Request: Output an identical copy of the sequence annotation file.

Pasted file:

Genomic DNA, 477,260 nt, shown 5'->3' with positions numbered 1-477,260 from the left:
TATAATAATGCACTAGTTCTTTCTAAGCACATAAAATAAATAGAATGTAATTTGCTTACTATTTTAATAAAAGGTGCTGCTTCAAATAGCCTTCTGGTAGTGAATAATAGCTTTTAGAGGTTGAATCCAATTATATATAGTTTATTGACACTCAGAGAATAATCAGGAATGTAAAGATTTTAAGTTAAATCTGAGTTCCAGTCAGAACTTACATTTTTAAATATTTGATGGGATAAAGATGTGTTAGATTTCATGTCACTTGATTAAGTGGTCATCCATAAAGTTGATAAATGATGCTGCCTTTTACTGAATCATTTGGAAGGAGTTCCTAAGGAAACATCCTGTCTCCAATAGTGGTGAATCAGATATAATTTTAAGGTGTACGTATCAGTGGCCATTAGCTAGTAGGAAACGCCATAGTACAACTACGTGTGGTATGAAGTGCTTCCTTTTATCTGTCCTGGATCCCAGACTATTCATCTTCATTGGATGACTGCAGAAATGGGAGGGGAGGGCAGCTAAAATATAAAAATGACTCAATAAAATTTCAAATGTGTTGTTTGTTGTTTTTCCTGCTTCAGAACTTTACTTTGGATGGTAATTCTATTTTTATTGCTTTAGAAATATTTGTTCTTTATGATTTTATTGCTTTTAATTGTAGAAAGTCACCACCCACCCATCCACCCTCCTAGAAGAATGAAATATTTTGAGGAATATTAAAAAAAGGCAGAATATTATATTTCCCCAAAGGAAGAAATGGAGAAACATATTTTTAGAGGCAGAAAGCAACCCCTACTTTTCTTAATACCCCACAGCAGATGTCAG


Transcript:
Genomic DNA, 477,260 nt, shown 5'->3' with positions numbered 1-477,260 from the left:
TATAATAATGCACTAGTTCTTTCTAAGCACATAAAATAAATAGAATGTAATTTGCTTACTATTTTAATAAAAGGTGCTGCTTCAAATAGCCTTCTGGTAGTGAATAATAGCTTTTAGAGGTTGAATCCAATTATATATAGTTTATTGACACTCAGAGAATAATCAGGAATGTAAAGATTTTAAGTTAAATCTGAGTTCCAGTCAGAACTTACATTTTTAAATATTTGATGGGATAAAGATGTGTTAGATTTCATGTCACTTGATTAAGTGGTCATCCATAAAGTTGATAAATGATGCTGCCTTTTACTGAATCATTTGGAAGGAGTTCCTAAGGAAACATCCTGTCTCCAATAGTGGTGAATCAGATATAATTTTAAGGTGTACGTATCAGTGGCCATTAGCTAGTAGGAAACGCCATAGTACAACTACGTGTGGTATGAAGTGCTTCCTTTTATCTGTCCTGGATCCCAGACTATTCATCTTCATTGGATGACTGCAGAAATGGGAGGGGAGGGCAGCTAAAATATAAAAATGACTCAATAAAATTTCAAATGTGTTGTTTGTTGTTTTTCCTGCTTCAGAACTTTACTTTGGATGGTAATTCTATTTTTATTGCTTTAGAAATATTTGTTCTTTATGATTTTATTGCTTTTAATTGTAGAAAGTCACCACCCACCCATCCACCCTCCTAGAAGAATGAAATATTTTGAGGAATATTAAAAAAAGGCAGAATATTATATTTCCCCAAAGGAAGAAATGGAGAAACATATTTTTAGAGGCAGAAAGCAACCCCTACTTTTCTTAATACCCCACAGCAGATGTCAG